Rhoads goes in-depth on recruiting
There is a reason why Iowa State only has three bowl wins in the history of its football program. When you are the head coach of the Cyclones, you have a difficult job.
Over the course of his coaching career that dates back to 1989, Paul Rhoads has worked in the Big Ten, the Big East, the SEC and the Big 12. From the standpoint of geography and recruiting, Iowa State’s head coach has seen it all.
“There are challenges everywhere you go in recruiting,” Rhoads said on Tuesday at the Big 12 media days in Dallas.“ We have more of them in Ames, Iowa and Iowa State than most folks. We are in a state that produces 8-10 Division I player per year on a good year. Very rarely are there any defensive linemen who are a part of that recruiting process. There is not a ton of speed in our state. Now you have to spread out your fingers and start going elsewhere.”
This is where Rhoads’ staff targets areas that are traditionally rich with D-1 football prospects – Florida and Texas.
“You get to Florida or Texas or places like that and they can’t necessarily find Iowa on a national Atlas,” Rhoads said. “You’ve got to educate them and get as much in front of them as you can and work hard to get them on your campus. That’s the hardest job of the whole process, getting the young man (on campus). Once we do that, then we’ve got a pretty good product to sell whether it be people or the product or facilities or whatever it is.”
The good news is that Iowa State, along with other more northern Big 12 schools, has received a decent bump in momentum when it comes to scouring the state of Texas. While some folks believe that location doesn't matter in this day in age, Rhoads disagrees when it comes to the Longhorn State.
“You are guaranteed to come back here twice a year,” Rhoads said. “When you sign a kid, you are playing in the state of Texas twice a year, which means that families are going to see them. Chances are, he is playing against programs that overlooked him, which means he has a chip on his shoulder.”
Recruiting defensive linemen
It is July. Fall camp is around the corner. You know what that means? The chatter of Iowa State not having much depth on its defensive line for the upcoming season is beginning to surface. This is an annual tradition in central Iowa. That's because there is no tougher position to recruit in the sport – especially in the middle.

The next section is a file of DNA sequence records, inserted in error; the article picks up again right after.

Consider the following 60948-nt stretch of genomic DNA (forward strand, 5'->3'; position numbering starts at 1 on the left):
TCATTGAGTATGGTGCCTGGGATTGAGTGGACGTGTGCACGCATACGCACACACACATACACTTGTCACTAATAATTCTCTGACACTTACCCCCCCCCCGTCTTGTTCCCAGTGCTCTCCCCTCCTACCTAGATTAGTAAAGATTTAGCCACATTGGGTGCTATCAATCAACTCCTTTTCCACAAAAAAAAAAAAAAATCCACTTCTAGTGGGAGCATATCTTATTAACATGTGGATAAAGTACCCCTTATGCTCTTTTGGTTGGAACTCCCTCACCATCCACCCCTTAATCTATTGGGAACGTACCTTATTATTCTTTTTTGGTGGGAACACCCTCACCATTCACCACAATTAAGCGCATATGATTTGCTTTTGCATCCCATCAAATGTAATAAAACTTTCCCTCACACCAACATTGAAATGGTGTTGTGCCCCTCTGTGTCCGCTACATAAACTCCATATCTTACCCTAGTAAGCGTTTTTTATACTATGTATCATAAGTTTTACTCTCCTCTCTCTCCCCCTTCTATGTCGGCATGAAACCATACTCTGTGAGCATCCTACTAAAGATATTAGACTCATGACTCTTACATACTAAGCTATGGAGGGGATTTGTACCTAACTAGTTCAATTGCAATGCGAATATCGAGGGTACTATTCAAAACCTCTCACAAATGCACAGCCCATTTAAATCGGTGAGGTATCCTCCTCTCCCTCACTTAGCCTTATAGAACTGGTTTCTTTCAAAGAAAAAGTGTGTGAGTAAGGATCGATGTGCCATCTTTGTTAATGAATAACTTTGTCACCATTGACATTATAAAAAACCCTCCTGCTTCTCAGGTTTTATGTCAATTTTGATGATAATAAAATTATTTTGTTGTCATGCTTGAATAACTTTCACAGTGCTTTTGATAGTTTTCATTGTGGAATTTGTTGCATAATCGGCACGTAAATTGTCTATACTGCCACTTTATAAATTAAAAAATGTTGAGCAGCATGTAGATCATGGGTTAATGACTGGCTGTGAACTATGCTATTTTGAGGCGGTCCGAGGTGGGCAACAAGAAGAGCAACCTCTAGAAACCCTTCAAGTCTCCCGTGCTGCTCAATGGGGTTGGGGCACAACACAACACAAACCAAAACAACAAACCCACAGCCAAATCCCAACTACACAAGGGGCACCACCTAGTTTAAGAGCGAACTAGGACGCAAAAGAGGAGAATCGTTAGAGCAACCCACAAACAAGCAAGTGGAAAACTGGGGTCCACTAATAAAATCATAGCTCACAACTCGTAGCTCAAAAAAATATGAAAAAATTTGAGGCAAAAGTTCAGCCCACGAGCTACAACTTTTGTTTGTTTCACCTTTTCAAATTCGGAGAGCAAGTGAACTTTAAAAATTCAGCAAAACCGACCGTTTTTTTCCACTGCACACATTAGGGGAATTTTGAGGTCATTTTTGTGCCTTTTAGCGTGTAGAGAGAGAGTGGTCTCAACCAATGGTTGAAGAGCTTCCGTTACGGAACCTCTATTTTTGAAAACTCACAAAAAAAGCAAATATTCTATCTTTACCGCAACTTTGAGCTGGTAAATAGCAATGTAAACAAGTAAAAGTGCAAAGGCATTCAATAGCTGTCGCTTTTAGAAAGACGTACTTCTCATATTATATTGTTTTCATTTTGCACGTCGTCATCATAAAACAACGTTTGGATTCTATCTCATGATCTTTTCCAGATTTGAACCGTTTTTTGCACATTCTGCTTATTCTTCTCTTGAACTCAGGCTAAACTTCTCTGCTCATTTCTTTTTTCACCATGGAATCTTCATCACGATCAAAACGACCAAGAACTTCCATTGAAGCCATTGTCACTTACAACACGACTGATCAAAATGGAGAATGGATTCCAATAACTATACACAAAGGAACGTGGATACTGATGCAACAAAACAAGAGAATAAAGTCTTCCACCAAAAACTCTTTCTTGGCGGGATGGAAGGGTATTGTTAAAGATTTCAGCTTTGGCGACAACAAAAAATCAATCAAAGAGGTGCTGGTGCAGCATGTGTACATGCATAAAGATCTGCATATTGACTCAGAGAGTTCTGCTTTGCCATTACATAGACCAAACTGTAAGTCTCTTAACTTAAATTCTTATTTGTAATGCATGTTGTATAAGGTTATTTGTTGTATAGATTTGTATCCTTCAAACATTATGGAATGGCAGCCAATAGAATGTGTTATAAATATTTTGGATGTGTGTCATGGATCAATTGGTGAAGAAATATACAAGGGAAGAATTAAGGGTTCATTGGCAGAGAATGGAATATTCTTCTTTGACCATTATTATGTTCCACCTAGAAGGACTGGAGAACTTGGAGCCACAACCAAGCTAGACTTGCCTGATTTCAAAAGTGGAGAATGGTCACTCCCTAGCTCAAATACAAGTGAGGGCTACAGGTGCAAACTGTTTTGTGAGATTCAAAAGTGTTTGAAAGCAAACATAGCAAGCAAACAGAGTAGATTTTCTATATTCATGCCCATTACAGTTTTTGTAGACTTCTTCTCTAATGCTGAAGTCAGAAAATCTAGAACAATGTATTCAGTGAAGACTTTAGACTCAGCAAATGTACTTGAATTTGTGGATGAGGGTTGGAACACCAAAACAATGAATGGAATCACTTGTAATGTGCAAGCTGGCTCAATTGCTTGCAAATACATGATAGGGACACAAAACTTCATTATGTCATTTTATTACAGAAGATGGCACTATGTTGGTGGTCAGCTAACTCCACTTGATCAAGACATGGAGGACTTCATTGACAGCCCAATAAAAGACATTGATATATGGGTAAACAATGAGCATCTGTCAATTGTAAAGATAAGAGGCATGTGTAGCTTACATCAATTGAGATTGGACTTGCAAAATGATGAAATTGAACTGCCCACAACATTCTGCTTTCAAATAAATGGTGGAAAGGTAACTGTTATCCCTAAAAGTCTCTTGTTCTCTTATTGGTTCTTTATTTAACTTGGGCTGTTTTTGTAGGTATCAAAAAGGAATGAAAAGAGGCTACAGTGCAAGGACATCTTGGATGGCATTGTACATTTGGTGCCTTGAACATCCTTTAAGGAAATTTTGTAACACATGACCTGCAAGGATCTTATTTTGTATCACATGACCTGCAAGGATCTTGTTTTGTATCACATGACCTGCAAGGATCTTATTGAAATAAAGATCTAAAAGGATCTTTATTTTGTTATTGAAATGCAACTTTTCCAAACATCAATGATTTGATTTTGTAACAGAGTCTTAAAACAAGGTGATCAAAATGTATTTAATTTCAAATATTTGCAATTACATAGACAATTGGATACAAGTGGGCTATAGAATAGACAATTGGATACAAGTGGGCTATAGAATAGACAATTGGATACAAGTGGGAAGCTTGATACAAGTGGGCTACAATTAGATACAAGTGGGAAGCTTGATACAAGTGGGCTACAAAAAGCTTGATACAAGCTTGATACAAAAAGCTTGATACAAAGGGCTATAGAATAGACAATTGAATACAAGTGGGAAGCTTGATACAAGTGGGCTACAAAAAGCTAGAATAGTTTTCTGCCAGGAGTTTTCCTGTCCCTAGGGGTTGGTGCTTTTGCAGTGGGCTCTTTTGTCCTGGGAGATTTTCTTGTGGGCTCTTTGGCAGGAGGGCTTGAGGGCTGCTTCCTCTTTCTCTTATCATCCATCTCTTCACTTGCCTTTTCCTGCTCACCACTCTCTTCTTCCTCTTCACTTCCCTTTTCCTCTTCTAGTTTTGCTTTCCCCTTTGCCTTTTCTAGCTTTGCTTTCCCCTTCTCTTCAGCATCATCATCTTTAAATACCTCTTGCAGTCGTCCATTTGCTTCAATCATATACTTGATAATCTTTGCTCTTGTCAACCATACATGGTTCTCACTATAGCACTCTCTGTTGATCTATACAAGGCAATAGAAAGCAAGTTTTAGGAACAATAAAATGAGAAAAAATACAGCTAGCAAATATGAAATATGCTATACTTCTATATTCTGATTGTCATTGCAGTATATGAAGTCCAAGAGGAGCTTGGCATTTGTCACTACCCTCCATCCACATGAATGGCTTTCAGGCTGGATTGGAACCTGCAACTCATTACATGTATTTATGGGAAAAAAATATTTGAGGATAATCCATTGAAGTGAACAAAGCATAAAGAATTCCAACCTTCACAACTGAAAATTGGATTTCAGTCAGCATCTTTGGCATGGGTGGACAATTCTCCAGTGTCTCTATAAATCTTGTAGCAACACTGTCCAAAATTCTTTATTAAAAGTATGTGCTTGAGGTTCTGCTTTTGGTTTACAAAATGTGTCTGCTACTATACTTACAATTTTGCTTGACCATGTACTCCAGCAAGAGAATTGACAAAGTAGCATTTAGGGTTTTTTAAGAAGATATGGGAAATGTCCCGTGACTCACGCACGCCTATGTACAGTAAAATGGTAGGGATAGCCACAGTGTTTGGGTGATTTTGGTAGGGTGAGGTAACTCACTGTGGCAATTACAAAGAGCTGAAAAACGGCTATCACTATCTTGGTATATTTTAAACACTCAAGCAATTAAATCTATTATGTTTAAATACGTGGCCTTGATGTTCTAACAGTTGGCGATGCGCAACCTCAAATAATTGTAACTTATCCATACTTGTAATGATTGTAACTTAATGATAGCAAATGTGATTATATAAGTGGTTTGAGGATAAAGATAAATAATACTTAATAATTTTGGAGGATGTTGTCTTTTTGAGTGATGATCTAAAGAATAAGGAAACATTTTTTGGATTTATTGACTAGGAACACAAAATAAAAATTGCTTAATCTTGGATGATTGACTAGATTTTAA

“I think it's not just our program, I think it's historically true across the country,” Rhoads said about recruiting defensive linemen. “And it's the simple answer to that question, you walk through the shopping mall, you don't see a lot of 6'6", 290-pound guys that can run really fast nor anywhere else walking around the streets. The numbers of those guys, they just don't exist and we all want them, and so every time you find those guys, the haves in this game of college football, the traditional college programs, they'll get first crack at those guys.
So what should Iowa State do about this? How should Rhoads’ staff attack the issue at hand?
“We're going to take guys that on occasion are 230 pounds and develop them to be that 290‑pound guy,” Rhoads said. “A name you might remember, and some others, Jordan Carstens, who I recruited as a walk‑on at Iowa State, had to talk Mack into bringing him in, and he goes on to the National Football League with Carolina. He was about 210 pounds coming out of high school and ended up being an All-Big 12 player. You gotta get lucky at places like ours that that high‑profile athlete doesn't usually have a lot of interest in quite honestly.”
Hoping for help
As Rhoads noted, Iowa State’s toughest challenge when it comes to recruiting is getting a kid on campus for a visit. Rhoads believes that a potential NCAA rule change could help a program like Iowa State significantly.
“I am hopeful that the NCAA here in the next year or two will adopt a rule that the basketball program already has in place, where we can pay for parents and/or guardians to come on the trip with them,” Rhoads said. “Once we get that in place, we will get more people to Ames.”